A negative consequence of all that rain

14 10 2013

We had record rainfall in September, which was great for the farmers, the garden, etc. But it won’t be good for the bushfire risk over summer, which will be heightened with all that growth. And it hasn’t been good for the estuary. You’d think that record rainfall would flush the estuary, and no doubt it has, but it’s also flushed out a lot of nutrients from the land, such as from fertilisers etc. and dumped them in the estuary.

As a result, there are massive yellow-green algae blooms covering big amounts of the surface area. These (toxic?) blooms may well harm wildlife living, nesting, and breeding on or alongside the estuary, and thus causing loss of life. A LOT of bird species call the estuary home — black swans, pelicans, egrets, herons, spoonbills, ducks — and a lot of other bird species live close to the estuary (ibis, magpies, wagtails, etc.), as well as crabs, fish, even dolphins in the deeper parts, and tortoises in the wetlands surrounding the estuary (the wetlands are covered in algae too).

We’ve been in our current house for more than three years and I drive by the estuary at least four times a week. In all that time, I have never seen algae like I’ve seen in the past two weeks.Actually, I can’t recall seeing algae at all.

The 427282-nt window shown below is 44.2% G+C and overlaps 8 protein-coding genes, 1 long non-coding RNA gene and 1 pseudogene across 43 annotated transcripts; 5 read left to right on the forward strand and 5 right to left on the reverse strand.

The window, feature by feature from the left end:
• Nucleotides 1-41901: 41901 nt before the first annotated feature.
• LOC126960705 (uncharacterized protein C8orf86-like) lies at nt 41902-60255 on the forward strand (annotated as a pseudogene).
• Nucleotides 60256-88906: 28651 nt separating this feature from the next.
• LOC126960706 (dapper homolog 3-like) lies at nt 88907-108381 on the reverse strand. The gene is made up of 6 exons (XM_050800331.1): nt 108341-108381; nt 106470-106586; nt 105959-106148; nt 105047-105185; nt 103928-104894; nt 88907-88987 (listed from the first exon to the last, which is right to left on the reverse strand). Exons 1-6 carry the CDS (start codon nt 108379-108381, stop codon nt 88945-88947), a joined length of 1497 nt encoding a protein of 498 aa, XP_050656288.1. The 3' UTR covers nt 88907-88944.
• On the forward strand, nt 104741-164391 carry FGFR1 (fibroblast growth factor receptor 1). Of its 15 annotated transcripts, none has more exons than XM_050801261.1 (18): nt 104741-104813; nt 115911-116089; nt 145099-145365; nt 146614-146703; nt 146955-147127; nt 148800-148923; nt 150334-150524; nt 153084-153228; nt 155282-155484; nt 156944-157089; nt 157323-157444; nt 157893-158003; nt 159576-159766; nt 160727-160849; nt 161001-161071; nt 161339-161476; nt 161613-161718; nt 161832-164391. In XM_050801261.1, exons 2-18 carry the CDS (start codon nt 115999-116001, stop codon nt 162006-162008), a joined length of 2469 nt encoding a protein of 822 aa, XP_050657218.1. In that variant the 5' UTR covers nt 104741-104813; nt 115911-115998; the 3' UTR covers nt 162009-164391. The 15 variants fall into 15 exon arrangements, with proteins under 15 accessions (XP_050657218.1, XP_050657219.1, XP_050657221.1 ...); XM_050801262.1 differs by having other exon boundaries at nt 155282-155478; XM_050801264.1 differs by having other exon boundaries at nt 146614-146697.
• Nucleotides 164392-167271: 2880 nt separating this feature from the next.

Here’s a photo I took today — the blue bits are the ‘clear’ water, the brown bits are the sand bars (the estuary is quite shallow), and the yellow-green bits are the algae floating on the surface of the water. And the black dots are two black swans (click the image to view it larger).

algae


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One response

15 10 2013
Dawn C,

What a beautiful place to live! I love how your flickr (sp?) shows the impact of nature and it’s flow and how you relate it to your quilts. I hope everything turns out ok with the wildlife, no harm, etc.

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